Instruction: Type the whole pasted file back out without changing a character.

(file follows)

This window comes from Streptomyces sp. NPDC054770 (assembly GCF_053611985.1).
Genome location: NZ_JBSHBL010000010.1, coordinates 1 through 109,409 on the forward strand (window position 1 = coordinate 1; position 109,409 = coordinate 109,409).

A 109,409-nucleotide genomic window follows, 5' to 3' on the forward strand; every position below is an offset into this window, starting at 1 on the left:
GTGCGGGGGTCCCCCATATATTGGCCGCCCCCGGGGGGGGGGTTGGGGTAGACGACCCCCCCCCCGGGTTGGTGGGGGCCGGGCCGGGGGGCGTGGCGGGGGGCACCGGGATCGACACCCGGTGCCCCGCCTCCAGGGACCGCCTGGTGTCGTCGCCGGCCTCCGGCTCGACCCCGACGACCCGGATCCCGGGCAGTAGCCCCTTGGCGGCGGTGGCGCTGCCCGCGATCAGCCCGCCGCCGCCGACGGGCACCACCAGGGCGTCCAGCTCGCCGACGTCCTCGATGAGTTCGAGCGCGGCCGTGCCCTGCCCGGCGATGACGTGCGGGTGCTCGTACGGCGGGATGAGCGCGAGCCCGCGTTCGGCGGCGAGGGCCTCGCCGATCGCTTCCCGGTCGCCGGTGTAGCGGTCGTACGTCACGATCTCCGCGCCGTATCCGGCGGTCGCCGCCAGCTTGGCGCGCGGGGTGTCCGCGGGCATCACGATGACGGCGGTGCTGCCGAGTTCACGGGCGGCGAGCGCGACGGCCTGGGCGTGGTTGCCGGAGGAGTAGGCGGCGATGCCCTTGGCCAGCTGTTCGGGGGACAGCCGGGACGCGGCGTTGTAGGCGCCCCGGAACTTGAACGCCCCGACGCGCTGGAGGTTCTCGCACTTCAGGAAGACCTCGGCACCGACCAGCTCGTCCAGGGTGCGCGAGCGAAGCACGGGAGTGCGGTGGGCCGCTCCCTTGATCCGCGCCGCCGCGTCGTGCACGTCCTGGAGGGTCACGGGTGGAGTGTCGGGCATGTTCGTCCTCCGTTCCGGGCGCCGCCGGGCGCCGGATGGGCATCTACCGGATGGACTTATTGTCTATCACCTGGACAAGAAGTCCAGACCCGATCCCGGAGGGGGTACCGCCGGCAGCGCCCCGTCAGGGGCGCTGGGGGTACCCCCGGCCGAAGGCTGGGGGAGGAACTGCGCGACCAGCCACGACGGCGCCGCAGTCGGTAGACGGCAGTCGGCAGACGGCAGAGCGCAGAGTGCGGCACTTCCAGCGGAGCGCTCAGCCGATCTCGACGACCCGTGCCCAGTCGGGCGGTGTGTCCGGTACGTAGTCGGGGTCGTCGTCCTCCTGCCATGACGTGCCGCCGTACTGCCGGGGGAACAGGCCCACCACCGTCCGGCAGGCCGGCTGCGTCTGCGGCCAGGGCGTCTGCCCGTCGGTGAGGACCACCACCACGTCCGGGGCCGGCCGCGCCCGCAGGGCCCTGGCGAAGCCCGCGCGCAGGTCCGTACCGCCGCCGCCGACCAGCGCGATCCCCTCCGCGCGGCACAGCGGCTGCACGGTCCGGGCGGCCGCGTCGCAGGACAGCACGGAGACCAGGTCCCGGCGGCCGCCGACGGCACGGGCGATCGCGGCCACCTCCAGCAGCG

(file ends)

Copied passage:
This window comes from Streptomyces sp. NPDC054770 (assembly GCF_053611985.1).
Genome location: NZ_JBSHBL010000010.1, coordinates 1 through 109,409 on the forward strand (window position 1 = coordinate 1; position 109,409 = coordinate 109,409).

A 109,409-nucleotide genomic window follows, 5' to 3' on the forward strand; every position below is an offset into this window, starting at 1 on the left:
GTGCGGGGGTCCCCCATATATTGGCCGCCCCCGGGGGGGGGGTTGGGGTAGACGACCCCCCCCCCGGGTTGGTGGGGGCCGGGCCGGGGGGCGTGGCGGGGGGCACCGGGATCGACACCCGGTGCCCCGCCTCCAGGGACCGCCTGGTGTCGTCGCCGGCCTCCGGCTCGACCCCGACGACCCGGATCCCGGGCAGTAGCCCCTTGGCGGCGGTGGCGCTGCCCGCGATCAGCCCGCCGCCGCCGACGGGCACCACCAGGGCGTCCAGCTCGCCGACGTCCTCGATGAGTTCGAGCGCGGCCGTGCCCTGCCCGGCGATGACGTGCGGGTGCTCGTACGGCGGGATGAGCGCGAGCCCGCGTTCGGCGGCGAGGGCCTCGCCGATCGCTTCCCGGTCGCCGGTGTAGCGGTCGTACGTCACGATCTCCGCGCCGTATCCGGCGGTCGCCGCCAGCTTGGCGCGCGGGGTGTCCGCGGGCATCACGATGACGGCGGTGCTGCCGAGTTCACGGGCGGCGAGCGCGACGGCCTGGGCGTGGTTGCCGGAGGAGTAGGCGGCGATGCCCTTGGCCAGCTGTTCGGGGGACAGCCGGGACGCGGCGTTGTAGGCGCCCCGGAACTTGAACGCCCCGACGCGCTGGAGGTTCTCGCACTTCAGGAAGACCTCGGCACCGACCAGCTCGTCCAGGGTGCGCGAGCGAAGCACGGGAGTGCGGTGGGCCGCTCCCTTGATCCGCGCCGCCGCGTCGTGCACGTCCTGGAGGGTCACGGGTGGAGTGTCGGGCATGTTCGTCCTCCGTTCCGGGCGCCGCCGGGCGCCGGATGGGCATCTACCGGATGGACTTATTGTCTATCACCTGGACAAGAAGTCCAGACCCGATCCCGGAGGGGGTACCGCCGGCAGCGCCCCGTCAGGGGCGCTGGGGGTACCCCCGGCCGAAGGCTGGGGGAGGAACTGCGCGACCAGCCACGACGGCGCCGCAGTCGGTAGACGGCAGTCGGCAGACGGCAGAGCGCAGAGTGCGGCACTTCCAGCGGAGCGCTCAGCCGATCTCGACGACCCGTGCCCAGTCGGGCGGTGTGTCCGGTACGTAGTCGGGGTCGTCGTCCTCCTGCCATGACGTGCCGCCGTACTGCCGGGGGAACAGGCCCACCACCGTCCGGCAGGCCGGCTGCGTCTGCGGCCAGGGCGTCTGCCCGTCGGTGAGGACCACCACCACGTCCGGGGCCGGCCGCGCCCGCAGGGCCCTGGCGAAGCCCGCGCGCAGGTCCGTACCGCCGCCGCCGACCAGCGCGATCCCCTCCGCGCGGCACAGCGGCTGCACGGTCCGGGCGGCCGCGTCGCAGGACAGCACGGAGACCAGGTCCCGGCGGCCGCCGACGGCACGGGCGATCGCGGCCACCTCCAGCAGCG